What one-on-one commercial competition couldn’t do, the US Air Force and supplicant elected reps and Senators did in one fell swoop. They essentially broke the back of our home-grown aircraft industry when they selected the Northrup Grumman-EADS KC-45 tanker to replace the aging fleet of KC-135 and KC-10 military air tankers. The deal, worth $US35 billion over 10 years to build 179 replacement tankers will ultimately be worth over $US100 billion over the next 30 years, considering upgrades and replacements of the entire fleet of 660+ tankers. It also gives EADS, the parent company of Airbus, a dominant toe hold in the US military aircraft marketplace. Such a position is unprecedented in our history.

The competiton pitted Boeing and it’s 767 passenger liner-based tanker modification, the KC-767 against the team of Northrup Grumman/EADS with their passenger airline-based Airbus A330, the KC-45(A). Although the Air Force/Department of Defense haven’t released their entire rationale for the selection, they cited that the larger size of the KC-45 as the key selection factor. According to Air Force Gen. Arthur Lichte: “More passengers, more cargo, more fuel to offload.”

But this isn’t the whole story. The Boeing KC-767 aircraft would have been fabricated/assembled entirely in the US, mostly at their Everett, WA assembly facility. The Northrup Grumman/EADS tanker airframe will be assembled in Europe, and will have final assembly converting it to a tanker here in the US at a new facility in Mobile, AL. This aircraft will also use GE engines manufactured in Ohio and North Carolina. There is talk that the A330 freighter production will shift to Alabama after completion of the new EADS facility there.

To say that an there was an incredible full-court press in the presentation and selection process by the Alabama Congressional complement is an understatement. In particular, Senators Jeff Sessions and Richard Shelby were key in delivering this contract to Northrup Grumman/EADS and insuring that at least 2,500 high paying jobs now, and many more in the future, will find a home in Mobile, Alabama.

But the bringing home of the bacon, as it were, by the good Senators of Alabama will only benefit the state of Alabama in the long run. As was mentioned previously, the entire airframe of the KC-45 tanker will be made by EADS/Airbus in Europe. As a result, the jobs to perform this skilled assembly work and the profits from the sale of the airframe will stay in Europe. Not in the USA as they would have if Boeing were selected. The selection of the EADS-team also means that for the very first time in our military’s history the US will be procuring a substantially foreign-designed/made aircraft and using it as a part of our nation’s defense. In the past, even though we were part of NATO and other military alliances whose member countries had military aerospace manufacturing capacity/capability, the US was the key supplier of military hardware in the relationship(s).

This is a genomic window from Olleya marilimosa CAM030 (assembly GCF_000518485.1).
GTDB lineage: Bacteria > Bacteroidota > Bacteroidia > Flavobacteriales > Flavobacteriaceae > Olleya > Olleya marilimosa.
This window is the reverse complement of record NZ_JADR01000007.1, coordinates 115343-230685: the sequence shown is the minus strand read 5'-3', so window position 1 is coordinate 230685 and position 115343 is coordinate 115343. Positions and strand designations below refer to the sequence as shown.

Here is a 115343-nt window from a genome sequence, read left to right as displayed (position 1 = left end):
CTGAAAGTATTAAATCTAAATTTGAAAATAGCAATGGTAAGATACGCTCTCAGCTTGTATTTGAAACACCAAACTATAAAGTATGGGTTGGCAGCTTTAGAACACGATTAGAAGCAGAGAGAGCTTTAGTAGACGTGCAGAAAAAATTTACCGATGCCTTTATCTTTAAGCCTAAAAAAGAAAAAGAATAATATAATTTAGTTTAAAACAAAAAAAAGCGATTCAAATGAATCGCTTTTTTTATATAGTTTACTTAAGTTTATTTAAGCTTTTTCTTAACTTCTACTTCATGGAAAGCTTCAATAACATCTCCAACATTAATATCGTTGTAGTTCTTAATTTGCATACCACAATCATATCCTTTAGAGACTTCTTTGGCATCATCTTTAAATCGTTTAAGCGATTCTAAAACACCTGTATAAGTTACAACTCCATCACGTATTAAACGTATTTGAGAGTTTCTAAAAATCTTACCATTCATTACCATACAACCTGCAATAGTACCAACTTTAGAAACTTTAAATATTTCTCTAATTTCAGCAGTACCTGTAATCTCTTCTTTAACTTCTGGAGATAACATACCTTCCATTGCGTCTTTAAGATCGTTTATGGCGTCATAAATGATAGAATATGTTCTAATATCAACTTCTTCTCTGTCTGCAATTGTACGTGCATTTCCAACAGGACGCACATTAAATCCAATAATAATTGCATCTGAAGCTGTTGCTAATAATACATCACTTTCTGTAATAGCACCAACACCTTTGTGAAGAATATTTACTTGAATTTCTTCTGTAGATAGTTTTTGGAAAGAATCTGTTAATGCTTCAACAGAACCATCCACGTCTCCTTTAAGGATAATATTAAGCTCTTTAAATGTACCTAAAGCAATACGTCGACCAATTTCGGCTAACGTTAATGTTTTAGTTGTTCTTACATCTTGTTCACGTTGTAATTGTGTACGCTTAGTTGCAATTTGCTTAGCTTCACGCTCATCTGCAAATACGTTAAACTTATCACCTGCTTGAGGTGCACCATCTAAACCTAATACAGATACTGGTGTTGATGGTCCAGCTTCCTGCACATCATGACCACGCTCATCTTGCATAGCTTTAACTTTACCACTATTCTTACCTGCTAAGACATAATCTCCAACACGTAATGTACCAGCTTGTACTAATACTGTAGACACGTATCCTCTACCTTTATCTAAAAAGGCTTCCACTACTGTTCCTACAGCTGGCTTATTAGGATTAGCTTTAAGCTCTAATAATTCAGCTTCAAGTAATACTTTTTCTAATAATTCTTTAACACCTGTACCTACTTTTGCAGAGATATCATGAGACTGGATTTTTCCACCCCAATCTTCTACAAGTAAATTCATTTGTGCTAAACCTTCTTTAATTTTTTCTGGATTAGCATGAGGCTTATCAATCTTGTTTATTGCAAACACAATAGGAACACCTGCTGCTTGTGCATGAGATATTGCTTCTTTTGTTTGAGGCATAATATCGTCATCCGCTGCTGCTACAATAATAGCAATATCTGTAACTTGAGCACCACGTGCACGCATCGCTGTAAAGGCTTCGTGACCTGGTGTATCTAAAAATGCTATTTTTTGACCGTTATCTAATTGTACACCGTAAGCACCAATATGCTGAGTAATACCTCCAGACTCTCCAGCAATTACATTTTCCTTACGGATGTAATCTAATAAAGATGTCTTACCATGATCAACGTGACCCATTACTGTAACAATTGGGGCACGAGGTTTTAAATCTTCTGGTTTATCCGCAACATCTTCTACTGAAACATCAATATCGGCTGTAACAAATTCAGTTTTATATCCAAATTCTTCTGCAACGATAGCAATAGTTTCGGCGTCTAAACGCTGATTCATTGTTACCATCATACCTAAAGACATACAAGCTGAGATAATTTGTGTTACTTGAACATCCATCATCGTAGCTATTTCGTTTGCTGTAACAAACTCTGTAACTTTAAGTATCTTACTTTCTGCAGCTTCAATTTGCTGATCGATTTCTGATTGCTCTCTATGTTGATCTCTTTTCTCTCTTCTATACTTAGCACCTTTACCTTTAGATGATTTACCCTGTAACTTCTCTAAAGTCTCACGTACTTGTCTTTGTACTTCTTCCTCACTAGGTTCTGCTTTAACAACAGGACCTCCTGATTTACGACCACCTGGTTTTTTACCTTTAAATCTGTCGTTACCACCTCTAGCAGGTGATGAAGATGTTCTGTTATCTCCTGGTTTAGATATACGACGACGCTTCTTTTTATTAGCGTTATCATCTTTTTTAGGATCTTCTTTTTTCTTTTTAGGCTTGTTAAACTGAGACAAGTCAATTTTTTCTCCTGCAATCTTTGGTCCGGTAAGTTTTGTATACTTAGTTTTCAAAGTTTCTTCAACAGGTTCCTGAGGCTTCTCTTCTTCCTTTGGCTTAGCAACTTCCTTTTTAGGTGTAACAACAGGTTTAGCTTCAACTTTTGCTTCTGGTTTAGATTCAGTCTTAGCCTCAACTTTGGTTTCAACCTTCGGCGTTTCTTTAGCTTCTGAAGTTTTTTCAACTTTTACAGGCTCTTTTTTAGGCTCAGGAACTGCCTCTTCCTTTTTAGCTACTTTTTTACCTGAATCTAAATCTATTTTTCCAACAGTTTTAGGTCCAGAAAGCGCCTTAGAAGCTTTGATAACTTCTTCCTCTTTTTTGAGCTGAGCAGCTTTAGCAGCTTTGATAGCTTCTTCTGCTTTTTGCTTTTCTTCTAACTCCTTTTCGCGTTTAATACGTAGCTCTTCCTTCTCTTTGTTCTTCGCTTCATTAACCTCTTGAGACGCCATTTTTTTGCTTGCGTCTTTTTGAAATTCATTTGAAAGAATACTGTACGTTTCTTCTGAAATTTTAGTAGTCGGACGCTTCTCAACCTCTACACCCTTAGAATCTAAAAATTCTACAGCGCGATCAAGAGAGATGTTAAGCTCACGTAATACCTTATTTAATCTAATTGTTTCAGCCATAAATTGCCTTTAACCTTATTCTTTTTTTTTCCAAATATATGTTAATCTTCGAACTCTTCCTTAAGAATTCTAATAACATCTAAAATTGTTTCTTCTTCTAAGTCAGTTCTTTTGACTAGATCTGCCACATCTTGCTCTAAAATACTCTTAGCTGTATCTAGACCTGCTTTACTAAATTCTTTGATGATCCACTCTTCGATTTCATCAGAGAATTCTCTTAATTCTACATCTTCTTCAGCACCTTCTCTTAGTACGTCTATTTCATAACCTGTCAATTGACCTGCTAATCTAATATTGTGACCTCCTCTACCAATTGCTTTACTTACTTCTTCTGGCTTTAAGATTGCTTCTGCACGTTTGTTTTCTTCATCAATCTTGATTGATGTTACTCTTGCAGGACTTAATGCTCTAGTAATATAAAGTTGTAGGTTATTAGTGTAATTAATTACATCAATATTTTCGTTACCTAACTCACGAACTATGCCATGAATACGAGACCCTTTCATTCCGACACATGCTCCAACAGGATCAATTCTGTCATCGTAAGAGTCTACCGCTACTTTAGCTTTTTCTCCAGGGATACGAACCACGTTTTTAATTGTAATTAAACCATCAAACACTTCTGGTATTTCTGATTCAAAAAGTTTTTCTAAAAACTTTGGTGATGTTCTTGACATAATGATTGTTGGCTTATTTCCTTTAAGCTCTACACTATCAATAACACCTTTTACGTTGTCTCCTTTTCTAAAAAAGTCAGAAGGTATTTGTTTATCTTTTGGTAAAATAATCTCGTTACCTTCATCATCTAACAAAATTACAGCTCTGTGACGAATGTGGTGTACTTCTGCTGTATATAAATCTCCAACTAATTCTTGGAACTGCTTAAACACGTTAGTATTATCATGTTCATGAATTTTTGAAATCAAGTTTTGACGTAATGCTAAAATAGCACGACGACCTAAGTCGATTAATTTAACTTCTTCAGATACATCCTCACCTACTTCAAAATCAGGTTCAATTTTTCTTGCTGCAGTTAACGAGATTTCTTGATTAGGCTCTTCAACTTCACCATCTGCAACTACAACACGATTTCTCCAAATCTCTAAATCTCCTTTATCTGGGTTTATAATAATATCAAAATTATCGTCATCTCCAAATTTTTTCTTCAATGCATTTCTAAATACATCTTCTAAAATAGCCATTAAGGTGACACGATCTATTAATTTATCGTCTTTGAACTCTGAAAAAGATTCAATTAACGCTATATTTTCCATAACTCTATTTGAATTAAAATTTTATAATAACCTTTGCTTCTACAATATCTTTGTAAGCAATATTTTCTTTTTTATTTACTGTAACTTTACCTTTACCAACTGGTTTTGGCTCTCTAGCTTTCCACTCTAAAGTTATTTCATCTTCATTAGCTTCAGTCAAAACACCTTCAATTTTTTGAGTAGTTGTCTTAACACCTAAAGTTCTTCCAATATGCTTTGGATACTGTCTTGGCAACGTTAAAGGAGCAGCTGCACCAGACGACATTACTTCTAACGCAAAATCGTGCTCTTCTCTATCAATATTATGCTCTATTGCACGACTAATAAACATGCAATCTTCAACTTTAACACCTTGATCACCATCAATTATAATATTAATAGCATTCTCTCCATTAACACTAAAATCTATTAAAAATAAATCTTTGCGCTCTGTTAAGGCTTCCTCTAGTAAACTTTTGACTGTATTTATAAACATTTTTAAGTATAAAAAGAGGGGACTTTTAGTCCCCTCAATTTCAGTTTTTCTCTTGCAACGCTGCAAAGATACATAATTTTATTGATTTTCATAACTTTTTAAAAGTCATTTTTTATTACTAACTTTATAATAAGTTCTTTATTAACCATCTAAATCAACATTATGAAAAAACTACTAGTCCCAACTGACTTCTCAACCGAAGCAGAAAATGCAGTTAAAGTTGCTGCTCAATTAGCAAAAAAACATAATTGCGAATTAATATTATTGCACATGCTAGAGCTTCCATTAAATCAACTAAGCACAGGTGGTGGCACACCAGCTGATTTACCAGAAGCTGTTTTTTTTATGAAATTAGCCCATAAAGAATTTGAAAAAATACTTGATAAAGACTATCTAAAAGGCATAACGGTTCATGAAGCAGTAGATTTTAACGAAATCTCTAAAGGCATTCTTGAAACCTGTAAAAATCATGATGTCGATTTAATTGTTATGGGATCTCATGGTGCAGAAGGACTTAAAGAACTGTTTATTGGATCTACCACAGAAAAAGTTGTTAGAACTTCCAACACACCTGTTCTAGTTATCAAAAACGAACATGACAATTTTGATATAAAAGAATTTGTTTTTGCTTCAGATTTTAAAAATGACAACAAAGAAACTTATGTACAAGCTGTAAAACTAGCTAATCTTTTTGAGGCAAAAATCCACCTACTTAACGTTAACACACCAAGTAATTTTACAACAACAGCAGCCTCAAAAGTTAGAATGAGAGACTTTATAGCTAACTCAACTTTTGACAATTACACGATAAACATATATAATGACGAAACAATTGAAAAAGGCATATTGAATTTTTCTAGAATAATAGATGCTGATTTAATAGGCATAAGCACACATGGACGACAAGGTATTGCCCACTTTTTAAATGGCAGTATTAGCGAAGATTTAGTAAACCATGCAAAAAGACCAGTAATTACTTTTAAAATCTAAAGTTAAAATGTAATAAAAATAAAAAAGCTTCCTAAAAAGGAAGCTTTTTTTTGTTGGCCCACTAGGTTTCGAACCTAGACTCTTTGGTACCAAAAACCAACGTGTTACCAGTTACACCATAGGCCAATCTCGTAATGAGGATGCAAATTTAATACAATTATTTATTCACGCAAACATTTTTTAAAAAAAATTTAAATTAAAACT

The selection of the KC-45 tanker changes this. Does this selection mean that our military is willing to outsource other (future) vital military hardware to foreign suppliers? How long will it be before we select a Chinese or perhaps Russian manufacturer for a future military aircraft requirement? Even though EADS is a European corporation that is sited within countries that have been our allies, it takes away an element of control and sustainability from the onshore purview of our military. It might seem xenophobic and nationalistic on my part, but I also think it unseemly that we have done something essentially unthinkable during the historical time periods until now — select a foreign aircraft over an American competitor.

Certainly I am in favor of open competition for government contracts, and we should  look for the best deal for our dollar. But the best deal isn’t just all about money! In matters of military procurement, there is an element of nationalistic pride, of self-sufficiency and of the protection of skilled American jobs. The military’s long-term relationship with Boeing did merit consideration and weighting, in my opinion, in determining the final outcome of this massive contract. Merit that I believe didn’t come into the equation!

If losing this contract harms Boeing, then we do have something to worry about. It signals that we have become so international-egalitarian in our thinking, even regarding our national defense, that we simply don’t care if our homeland military-industrial complex suffers. And because of this I fear the worst! I fear that this decision will come back to haunt us as a nation for many years to come. What happens to our national security interests when one of the nation-owners of EADS becomes a potential adversary of the United States in the future — how will we handle this situation? Will we just do without, because we put savings before security in the past? Could this potential situation put us at a strategic disadvantage?

I hope not. But as I’ve said before, hope is a poor substitute for the surety of a reliable, stateside supplier of military hardware. Alabama might profit from this arrangement, but their interests are not the interests of our entire nation. I pray that the Senators who are lauded for their tenacity in bringing home this deal to Mobile, Alabama won’t be seen as sellers-out of the interests of our country.

Only time will tell.